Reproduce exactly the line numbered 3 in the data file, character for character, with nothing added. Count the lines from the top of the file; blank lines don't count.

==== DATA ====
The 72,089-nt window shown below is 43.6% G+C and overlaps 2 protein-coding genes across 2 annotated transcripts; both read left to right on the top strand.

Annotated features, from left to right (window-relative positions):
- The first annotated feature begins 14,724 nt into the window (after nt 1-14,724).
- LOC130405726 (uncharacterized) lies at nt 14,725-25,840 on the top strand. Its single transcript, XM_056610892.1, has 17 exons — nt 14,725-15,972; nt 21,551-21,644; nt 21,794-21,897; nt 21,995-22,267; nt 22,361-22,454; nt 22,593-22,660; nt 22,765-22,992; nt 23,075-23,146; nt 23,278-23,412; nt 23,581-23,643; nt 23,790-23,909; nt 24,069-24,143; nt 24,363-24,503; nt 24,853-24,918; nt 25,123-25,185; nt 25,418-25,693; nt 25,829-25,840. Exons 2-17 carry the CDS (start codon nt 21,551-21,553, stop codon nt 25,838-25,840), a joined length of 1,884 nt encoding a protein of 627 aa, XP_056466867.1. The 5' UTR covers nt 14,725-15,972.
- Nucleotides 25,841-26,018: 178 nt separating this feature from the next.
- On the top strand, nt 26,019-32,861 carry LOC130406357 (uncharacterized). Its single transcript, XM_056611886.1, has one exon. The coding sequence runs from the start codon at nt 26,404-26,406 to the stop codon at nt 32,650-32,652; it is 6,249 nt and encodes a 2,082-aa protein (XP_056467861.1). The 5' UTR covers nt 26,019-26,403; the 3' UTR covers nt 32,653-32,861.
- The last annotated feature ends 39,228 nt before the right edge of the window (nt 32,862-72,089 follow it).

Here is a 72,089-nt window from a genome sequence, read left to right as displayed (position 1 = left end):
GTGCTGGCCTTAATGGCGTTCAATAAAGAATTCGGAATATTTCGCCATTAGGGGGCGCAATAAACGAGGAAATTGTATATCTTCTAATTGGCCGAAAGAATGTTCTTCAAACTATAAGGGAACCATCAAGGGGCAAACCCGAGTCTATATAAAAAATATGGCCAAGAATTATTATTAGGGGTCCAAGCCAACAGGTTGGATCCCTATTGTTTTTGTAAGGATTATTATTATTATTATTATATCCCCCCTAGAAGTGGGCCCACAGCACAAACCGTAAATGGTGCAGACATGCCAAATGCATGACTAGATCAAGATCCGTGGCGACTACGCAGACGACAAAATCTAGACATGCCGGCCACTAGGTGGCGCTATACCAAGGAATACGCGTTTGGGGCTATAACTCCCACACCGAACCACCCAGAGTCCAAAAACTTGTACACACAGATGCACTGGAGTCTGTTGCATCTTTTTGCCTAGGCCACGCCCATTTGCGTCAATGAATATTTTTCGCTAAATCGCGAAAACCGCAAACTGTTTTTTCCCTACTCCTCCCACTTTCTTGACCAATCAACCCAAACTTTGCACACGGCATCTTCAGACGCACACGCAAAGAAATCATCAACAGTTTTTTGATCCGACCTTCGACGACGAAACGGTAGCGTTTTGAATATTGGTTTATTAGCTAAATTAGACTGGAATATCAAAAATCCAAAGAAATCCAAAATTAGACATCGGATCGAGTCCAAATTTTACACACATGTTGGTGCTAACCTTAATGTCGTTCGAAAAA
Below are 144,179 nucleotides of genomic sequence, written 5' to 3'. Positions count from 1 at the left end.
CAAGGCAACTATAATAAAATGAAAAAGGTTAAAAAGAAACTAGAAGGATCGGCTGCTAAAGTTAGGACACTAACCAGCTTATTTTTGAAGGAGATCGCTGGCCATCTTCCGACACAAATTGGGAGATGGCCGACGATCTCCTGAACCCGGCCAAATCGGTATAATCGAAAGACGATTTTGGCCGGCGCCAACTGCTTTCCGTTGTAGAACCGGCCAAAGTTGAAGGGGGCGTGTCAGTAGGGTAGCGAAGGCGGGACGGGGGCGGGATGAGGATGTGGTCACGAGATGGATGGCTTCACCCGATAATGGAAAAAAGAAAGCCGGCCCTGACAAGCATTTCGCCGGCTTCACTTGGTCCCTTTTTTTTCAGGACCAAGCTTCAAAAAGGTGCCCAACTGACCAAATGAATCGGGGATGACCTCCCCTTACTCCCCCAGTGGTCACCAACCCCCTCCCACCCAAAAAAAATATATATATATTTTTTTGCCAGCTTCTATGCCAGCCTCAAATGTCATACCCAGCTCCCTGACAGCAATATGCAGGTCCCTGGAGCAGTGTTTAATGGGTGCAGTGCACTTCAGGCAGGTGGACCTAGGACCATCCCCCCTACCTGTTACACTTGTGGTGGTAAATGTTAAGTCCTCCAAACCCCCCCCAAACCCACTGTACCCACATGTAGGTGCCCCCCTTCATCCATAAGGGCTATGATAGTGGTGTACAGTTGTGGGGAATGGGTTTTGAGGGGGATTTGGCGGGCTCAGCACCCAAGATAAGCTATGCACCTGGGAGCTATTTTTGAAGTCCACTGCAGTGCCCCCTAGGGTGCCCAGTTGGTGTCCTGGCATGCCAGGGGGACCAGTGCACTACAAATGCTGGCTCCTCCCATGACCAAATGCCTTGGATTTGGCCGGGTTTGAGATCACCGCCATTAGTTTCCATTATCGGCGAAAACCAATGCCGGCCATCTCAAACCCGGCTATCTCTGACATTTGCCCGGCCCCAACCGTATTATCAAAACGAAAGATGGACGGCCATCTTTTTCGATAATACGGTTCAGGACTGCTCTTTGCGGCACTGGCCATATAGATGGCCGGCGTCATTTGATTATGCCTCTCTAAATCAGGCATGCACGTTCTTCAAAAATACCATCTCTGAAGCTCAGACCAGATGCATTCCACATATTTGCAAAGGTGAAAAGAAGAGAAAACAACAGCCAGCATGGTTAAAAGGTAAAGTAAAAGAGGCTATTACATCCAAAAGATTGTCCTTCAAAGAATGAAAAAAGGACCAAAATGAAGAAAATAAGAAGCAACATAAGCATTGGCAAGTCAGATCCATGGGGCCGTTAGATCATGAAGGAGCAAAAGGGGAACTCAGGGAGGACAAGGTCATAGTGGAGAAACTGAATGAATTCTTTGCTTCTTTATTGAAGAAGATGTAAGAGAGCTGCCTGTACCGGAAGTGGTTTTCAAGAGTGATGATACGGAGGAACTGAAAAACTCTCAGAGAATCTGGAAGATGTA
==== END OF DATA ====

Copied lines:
- The first annotated feature begins 14,724 nt into the window (after nt 1-14,724).